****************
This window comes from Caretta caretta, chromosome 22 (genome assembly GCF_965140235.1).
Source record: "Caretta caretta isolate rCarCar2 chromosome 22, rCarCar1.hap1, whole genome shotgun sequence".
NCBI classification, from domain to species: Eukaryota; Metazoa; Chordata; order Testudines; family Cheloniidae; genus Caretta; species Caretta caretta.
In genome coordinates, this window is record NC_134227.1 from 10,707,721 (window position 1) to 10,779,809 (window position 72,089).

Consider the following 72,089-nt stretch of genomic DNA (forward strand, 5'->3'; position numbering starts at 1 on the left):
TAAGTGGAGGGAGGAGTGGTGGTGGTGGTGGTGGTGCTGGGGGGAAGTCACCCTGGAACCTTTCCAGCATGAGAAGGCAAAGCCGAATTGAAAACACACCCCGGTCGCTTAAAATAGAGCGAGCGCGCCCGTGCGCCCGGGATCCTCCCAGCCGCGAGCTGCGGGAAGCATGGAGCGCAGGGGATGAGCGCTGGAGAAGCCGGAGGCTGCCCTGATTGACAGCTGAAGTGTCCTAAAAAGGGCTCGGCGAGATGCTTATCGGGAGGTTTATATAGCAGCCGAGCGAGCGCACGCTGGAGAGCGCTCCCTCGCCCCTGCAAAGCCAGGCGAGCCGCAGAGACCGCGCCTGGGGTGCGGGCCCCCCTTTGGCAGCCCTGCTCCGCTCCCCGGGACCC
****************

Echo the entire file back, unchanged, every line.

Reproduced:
This window comes from Caretta caretta, chromosome 22 (genome assembly GCF_965140235.1).
Source record: "Caretta caretta isolate rCarCar2 chromosome 22, rCarCar1.hap1, whole genome shotgun sequence".
NCBI classification, from domain to species: Eukaryota; Metazoa; Chordata; order Testudines; family Cheloniidae; genus Caretta; species Caretta caretta.
In genome coordinates, this window is record NC_134227.1 from 10,707,721 (window position 1) to 10,779,809 (window position 72,089).

Consider the following 72,089-nt stretch of genomic DNA (forward strand, 5'->3'; position numbering starts at 1 on the left):
TAAGTGGAGGGAGGAGTGGTGGTGGTGGTGGTGGTGCTGGGGGGAAGTCACCCTGGAACCTTTCCAGCATGAGAAGGCAAAGCCGAATTGAAAACACACCCCGGTCGCTTAAAATAGAGCGAGCGCGCCCGTGCGCCCGGGATCCTCCCAGCCGCGAGCTGCGGGAAGCATGGAGCGCAGGGGATGAGCGCTGGAGAAGCCGGAGGCTGCCCTGATTGACAGCTGAAGTGTCCTAAAAAGGGCTCGGCGAGATGCTTATCGGGAGGTTTATATAGCAGCCGAGCGAGCGCACGCTGGAGAGCGCTCCCTCGCCCCTGCAAAGCCAGGCGAGCCGCAGAGACCGCGCCTGGGGTGCGGGCCCCCCTTTGGCAGCCCTGCTCCGCTCCCCGGGACCC